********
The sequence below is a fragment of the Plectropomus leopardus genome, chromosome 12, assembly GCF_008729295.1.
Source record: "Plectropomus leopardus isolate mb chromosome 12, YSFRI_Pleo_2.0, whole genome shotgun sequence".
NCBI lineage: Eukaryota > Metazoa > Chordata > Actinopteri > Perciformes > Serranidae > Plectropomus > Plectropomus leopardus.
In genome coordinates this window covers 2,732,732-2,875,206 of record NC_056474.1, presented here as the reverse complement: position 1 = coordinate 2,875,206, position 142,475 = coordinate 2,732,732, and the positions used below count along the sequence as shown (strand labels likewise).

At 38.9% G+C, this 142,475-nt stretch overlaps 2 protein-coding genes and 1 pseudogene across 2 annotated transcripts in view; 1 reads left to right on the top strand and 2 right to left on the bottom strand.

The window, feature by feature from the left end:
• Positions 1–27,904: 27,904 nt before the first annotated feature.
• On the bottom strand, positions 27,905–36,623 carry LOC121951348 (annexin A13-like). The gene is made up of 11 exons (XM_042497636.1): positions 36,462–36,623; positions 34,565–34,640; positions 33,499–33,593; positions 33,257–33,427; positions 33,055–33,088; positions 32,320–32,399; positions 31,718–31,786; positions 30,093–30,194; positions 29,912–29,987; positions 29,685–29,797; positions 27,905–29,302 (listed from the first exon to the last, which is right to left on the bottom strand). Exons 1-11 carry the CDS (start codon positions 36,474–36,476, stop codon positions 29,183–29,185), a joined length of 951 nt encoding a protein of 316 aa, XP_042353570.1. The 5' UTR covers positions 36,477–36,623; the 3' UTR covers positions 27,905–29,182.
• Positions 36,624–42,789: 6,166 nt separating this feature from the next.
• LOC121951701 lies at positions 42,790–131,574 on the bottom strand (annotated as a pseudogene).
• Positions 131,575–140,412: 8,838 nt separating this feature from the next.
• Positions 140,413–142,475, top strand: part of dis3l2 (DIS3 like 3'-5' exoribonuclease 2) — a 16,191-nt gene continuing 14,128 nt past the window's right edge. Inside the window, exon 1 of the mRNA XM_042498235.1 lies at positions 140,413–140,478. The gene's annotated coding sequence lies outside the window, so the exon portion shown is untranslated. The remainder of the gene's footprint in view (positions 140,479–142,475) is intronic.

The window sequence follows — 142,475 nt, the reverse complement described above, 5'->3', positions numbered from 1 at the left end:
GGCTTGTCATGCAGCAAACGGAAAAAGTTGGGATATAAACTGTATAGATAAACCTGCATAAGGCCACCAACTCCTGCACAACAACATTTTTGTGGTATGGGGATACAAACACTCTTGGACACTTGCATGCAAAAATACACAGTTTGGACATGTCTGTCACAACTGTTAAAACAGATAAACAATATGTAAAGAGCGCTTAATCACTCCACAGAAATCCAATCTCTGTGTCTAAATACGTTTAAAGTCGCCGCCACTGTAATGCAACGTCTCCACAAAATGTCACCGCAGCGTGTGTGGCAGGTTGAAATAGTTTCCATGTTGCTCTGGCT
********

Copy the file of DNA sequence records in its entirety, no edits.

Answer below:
The sequence below is a fragment of the Plectropomus leopardus genome, chromosome 12, assembly GCF_008729295.1.
Source record: "Plectropomus leopardus isolate mb chromosome 12, YSFRI_Pleo_2.0, whole genome shotgun sequence".
NCBI lineage: Eukaryota > Metazoa > Chordata > Actinopteri > Perciformes > Serranidae > Plectropomus > Plectropomus leopardus.
In genome coordinates this window covers 2,732,732-2,875,206 of record NC_056474.1, presented here as the reverse complement: position 1 = coordinate 2,875,206, position 142,475 = coordinate 2,732,732, and the positions used below count along the sequence as shown (strand labels likewise).

At 38.9% G+C, this 142,475-nt stretch overlaps 2 protein-coding genes and 1 pseudogene across 2 annotated transcripts in view; 1 reads left to right on the top strand and 2 right to left on the bottom strand.

The window, feature by feature from the left end:
• Positions 1–27,904: 27,904 nt before the first annotated feature.
• On the bottom strand, positions 27,905–36,623 carry LOC121951348 (annexin A13-like). The gene is made up of 11 exons (XM_042497636.1): positions 36,462–36,623; positions 34,565–34,640; positions 33,499–33,593; positions 33,257–33,427; positions 33,055–33,088; positions 32,320–32,399; positions 31,718–31,786; positions 30,093–30,194; positions 29,912–29,987; positions 29,685–29,797; positions 27,905–29,302 (listed from the first exon to the last, which is right to left on the bottom strand). Exons 1-11 carry the CDS (start codon positions 36,474–36,476, stop codon positions 29,183–29,185), a joined length of 951 nt encoding a protein of 316 aa, XP_042353570.1. The 5' UTR covers positions 36,477–36,623; the 3' UTR covers positions 27,905–29,182.
• Positions 36,624–42,789: 6,166 nt separating this feature from the next.
• LOC121951701 lies at positions 42,790–131,574 on the bottom strand (annotated as a pseudogene).
• Positions 131,575–140,412: 8,838 nt separating this feature from the next.
• Positions 140,413–142,475, top strand: part of dis3l2 (DIS3 like 3'-5' exoribonuclease 2) — a 16,191-nt gene continuing 14,128 nt past the window's right edge. Inside the window, exon 1 of the mRNA XM_042498235.1 lies at positions 140,413–140,478. The gene's annotated coding sequence lies outside the window, so the exon portion shown is untranslated. The remainder of the gene's footprint in view (positions 140,479–142,475) is intronic.

The window sequence follows — 142,475 nt, the reverse complement described above, 5'->3', positions numbered from 1 at the left end:
GGCTTGTCATGCAGCAAACGGAAAAAGTTGGGATATAAACTGTATAGATAAACCTGCATAAGGCCACCAACTCCTGCACAACAACATTTTTGTGGTATGGGGATACAAACACTCTTGGACACTTGCATGCAAAAATACACAGTTTGGACATGTCTGTCACAACTGTTAAAACAGATAAACAATATGTAAAGAGCGCTTAATCACTCCACAGAAATCCAATCTCTGTGTCTAAATACGTTTAAAGTCGCCGCCACTGTAATGCAACGTCTCCACAAAATGTCACCGCAGCGTGTGTGGCAGGTTGAAATAGTTTCCATGTTGCTCTGGCT